Agassi’s revealing memoir lifted the lid on his uncompromising upbringing and a career spent riddled with insecurities. Perhaps most notoriously, ‘Open’ included the revelation that Agassi used crystal meth throughout 1997 when his career was in a lull, leading to the star lying to avoid a drugs ban. Key Quotes: ‘I play tennis for a living even though I hate tennis, hate it with a dark and secret passion and always have.’ ‘As if they're coming out of someone else's mouth, I hear these words: You know what? **** it. Yeah. Let's get high.’
AFP PHOTO/Glyn Kirk
7/10 Paolo Di Canio – Paolo Di Canio: The Autobiography
Di Canio has always been, to put it mildly, a tad eccentric. Fortunately, he refused to hold back in his book, written in 2000, which contains everything from barmy tales of stabbing his brother in the back (literally, with a fork) to an impassioned defence of fascist dictator Benito Mussolini, which later caused him trouble as manager of Swindon and Sunderland. Key Quote: ‘I am fascinated by Mussolini. I think he was a deeply misunderstood individual. He deceived people. His actions were often vile. But all this was motivated by a higher purpose.’
8/10 Paul McGrath – Back from the Brink
McGrath’s book, which unflinchingly confronts his difficult childhood, alcoholism and multiple suicide attempts, is one of the most troubling sporting autobiographies ever written. The tales of McGrath’s epic binges – he once woke up in a caravan 15 miles from the team hotel, and would frequently play when drunk – are made all the more shocking by his total lack of glorification. Key Quote: ‘I vividly remember the Stanley knife and the blood pouring on to the floor. Come to think of it, I remember the au pair's screams too.’
9/10 Paul Kimmage – Rough Ride
A journeyman pro cyclist, Kimmage won the William Hill Sports Book award in 1990 for going against the sport’s ‘omerta’ and revealing for the first time the extent of drug-taking in the peloton. The book ostracized the Irishman from former friends and teammates but forced cycling to finally confront itself –Kimmage would later become one of Lance Armstrong’s fiercest critics. Key Quote: 'It was doping, no mistake about it, but it was only pigeon **** compared to what some of the others were doing. It bothered me, but this was my last Tour and I didn’t want to go out of it after two days.’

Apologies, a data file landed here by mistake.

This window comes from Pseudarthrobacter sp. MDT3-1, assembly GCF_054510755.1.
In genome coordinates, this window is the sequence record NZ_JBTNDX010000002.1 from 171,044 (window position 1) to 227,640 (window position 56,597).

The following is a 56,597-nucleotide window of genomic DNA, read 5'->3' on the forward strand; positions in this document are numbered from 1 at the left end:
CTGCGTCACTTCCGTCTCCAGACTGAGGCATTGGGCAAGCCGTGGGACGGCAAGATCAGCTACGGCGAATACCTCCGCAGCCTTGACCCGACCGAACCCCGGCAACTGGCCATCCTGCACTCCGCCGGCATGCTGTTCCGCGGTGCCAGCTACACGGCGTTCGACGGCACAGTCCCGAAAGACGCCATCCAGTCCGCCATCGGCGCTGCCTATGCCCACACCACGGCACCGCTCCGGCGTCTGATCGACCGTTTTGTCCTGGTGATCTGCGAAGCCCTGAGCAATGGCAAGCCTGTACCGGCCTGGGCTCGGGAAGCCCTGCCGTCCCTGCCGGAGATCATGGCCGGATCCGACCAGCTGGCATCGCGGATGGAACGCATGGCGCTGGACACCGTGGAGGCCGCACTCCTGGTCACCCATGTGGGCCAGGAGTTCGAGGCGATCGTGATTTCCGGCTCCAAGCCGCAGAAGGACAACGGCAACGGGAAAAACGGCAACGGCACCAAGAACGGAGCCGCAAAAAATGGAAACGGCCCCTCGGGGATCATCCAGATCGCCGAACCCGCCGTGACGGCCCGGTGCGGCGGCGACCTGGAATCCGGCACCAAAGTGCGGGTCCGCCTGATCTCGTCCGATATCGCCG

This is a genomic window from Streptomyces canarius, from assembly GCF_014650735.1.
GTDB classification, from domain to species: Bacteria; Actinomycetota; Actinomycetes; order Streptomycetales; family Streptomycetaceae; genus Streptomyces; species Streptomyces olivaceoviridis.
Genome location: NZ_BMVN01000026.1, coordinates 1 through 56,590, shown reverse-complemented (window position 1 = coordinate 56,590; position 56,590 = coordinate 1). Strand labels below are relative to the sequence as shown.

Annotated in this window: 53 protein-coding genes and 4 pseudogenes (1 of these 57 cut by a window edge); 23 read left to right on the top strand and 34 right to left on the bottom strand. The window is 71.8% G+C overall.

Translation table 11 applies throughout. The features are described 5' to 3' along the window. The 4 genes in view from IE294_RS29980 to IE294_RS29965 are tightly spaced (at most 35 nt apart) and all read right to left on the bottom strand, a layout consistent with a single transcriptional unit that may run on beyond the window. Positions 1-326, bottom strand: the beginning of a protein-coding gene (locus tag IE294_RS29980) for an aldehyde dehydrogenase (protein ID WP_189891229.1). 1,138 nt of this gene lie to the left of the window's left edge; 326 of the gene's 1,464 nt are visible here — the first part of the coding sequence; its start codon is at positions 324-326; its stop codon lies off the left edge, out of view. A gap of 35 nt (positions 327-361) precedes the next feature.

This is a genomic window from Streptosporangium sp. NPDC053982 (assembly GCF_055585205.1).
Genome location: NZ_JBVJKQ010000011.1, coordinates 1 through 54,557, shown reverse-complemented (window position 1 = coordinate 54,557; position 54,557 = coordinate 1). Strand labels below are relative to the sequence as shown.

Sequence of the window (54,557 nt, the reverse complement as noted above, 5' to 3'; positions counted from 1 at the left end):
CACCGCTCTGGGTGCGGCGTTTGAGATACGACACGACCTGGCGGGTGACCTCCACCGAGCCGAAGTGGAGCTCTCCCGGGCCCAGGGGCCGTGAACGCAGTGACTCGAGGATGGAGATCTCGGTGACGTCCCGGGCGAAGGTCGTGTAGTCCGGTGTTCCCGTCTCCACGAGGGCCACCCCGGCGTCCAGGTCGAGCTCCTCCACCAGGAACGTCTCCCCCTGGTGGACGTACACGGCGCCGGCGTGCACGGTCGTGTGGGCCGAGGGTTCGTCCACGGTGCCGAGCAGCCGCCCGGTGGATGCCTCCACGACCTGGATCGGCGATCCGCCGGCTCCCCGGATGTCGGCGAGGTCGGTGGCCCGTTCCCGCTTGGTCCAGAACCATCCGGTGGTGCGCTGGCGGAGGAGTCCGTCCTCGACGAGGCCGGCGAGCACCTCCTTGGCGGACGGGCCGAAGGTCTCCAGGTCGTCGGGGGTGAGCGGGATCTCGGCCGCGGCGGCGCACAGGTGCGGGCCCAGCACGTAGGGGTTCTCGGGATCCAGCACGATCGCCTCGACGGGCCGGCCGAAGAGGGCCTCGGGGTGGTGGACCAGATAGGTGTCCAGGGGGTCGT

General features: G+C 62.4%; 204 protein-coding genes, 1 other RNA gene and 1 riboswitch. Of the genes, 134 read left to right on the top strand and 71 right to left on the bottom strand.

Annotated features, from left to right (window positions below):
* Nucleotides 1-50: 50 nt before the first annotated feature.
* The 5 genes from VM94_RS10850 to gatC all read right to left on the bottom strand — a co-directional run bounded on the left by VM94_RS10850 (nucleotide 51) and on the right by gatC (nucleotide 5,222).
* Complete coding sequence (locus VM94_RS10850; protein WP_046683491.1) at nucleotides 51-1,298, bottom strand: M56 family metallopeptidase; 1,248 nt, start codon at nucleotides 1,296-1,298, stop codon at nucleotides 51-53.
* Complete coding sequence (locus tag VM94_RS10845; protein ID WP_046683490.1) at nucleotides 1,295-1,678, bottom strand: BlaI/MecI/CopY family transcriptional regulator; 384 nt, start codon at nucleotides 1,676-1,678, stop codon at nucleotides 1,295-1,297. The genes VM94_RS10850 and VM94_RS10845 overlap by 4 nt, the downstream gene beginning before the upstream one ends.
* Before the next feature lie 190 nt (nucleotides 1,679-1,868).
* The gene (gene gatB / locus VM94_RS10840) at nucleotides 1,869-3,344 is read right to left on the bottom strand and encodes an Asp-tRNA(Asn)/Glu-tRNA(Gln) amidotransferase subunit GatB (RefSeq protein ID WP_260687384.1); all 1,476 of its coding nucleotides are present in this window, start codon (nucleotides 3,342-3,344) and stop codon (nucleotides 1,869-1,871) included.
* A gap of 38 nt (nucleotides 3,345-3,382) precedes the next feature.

10/10 Roy Keane – Keane: The Autobiography
Keane has previous on the controversial autobiography front, after his first book landed him in front of an FA tribunal for bringing the sport into disrepute. Mick McCarthy was one of many targeted in Keane’s relentlessly angry tome, but ultimately it was his expletive-ridden admission of deliberate retribution on Alf Inge Haalaand that landed the Irishman in hot water. Key Quote: (On Alf Inge Haaland) ‘I'd waited long enough. I ******* hit him hard. The ball was there (I think). Take that you ****. And don't ever stand over me sneering about fake injuries.’
He had inspired people by beating cancer and going on to win the Tour de France multiple times. Armstrong was subsequently stripped of all seven of his Tour de France medals after it emerged he had been doping.
In the interview, Armstrong said that he was a "complete d**k" for a long time.
"We can all be better people," he told the paper.
"God knows I could. I mean, I was a complete dick for a long time. I led a life that for 20-30 years everybody just stood around and said 'yeah' 'yeah' 'yeah' and then there was another 'yeah' and then a whole bunch more 'yeahs'.
"That leads to a real complicated... especially at a young age, from early teens, and then you add in success and victories and money and fame and momentum. That is no way to learn how to handle personal interactions."
Armstrong is currently being sued by the US government for $100 million (£64.7 million) for alleged fraud. This comes after the United States Postal Service (USPS) sponsored him during the Tour de France. Armstrong's legal team have responded, calling the lawsuit a "character assassination".
The trailer for Stephen Frears' Lance Armstrong biopic The Program has also been released today. The film stars Ben Foster and Chris O'Dowd.Reuse content